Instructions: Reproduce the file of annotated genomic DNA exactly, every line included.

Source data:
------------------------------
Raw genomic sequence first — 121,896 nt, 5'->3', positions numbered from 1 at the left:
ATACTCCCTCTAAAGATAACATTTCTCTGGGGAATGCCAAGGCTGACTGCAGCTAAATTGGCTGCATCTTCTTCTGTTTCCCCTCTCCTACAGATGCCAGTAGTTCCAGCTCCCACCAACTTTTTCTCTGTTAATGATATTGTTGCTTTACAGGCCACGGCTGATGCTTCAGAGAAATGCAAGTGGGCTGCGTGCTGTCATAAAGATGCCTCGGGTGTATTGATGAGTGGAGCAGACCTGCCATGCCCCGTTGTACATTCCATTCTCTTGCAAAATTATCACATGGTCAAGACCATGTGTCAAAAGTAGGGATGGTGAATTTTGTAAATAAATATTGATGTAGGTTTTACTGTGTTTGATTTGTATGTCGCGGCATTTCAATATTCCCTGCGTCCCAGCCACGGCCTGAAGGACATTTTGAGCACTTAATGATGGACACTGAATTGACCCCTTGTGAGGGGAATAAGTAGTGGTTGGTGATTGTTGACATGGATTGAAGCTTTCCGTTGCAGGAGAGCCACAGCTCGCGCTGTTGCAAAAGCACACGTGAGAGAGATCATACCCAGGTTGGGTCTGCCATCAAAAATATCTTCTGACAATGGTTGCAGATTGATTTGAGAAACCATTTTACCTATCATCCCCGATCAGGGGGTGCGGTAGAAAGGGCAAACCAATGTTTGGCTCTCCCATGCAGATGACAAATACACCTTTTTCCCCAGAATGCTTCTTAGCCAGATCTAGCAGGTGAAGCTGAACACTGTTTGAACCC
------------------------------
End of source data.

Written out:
Raw genomic sequence first — 121,896 nt, 5'->3', positions numbered from 1 at the left:
ATACTCCCTCTAAAGATAACATTTCTCTGGGGAATGCCAAGGCTGACTGCAGCTAAATTGGCTGCATCTTCTTCTGTTTCCCCTCTCCTACAGATGCCAGTAGTTCCAGCTCCCACCAACTTTTTCTCTGTTAATGATATTGTTGCTTTACAGGCCACGGCTGATGCTTCAGAGAAATGCAAGTGGGCTGCGTGCTGTCATAAAGATGCCTCGGGTGTATTGATGAGTGGAGCAGACCTGCCATGCCCCGTTGTACATTCCATTCTCTTGCAAAATTATCACATGGTCAAGACCATGTGTCAAAAGTAGGGATGGTGAATTTTGTAAATAAATATTGATGTAGGTTTTACTGTGTTTGATTTGTATGTCGCGGCATTTCAATATTCCCTGCGTCCCAGCCACGGCCTGAAGGACATTTTGAGCACTTAATGATGGACACTGAATTGACCCCTTGTGAGGGGAATAAGTAGTGGTTGGTGATTGTTGACATGGATTGAAGCTTTCCGTTGCAGGAGAGCCACAGCTCGCGCTGTTGCAAAAGCACACGTGAGAGAGATCATACCCAGGTTGGGTCTGCCATCAAAAATATCTTCTGACAATGGTTGCAGATTGATTTGAGAAACCATTTTACCTATCATCCCCGATCAGGGGGTGCGGTAGAAAGGGCAAACCAATGTTTGGCTCTCCCATGCAGATGACAAATACACCTTTTTCCCCAGAATGCTTCTTAGCCAGATCTAGCAGGTGAAGCTGAACACTGTTTGAACCC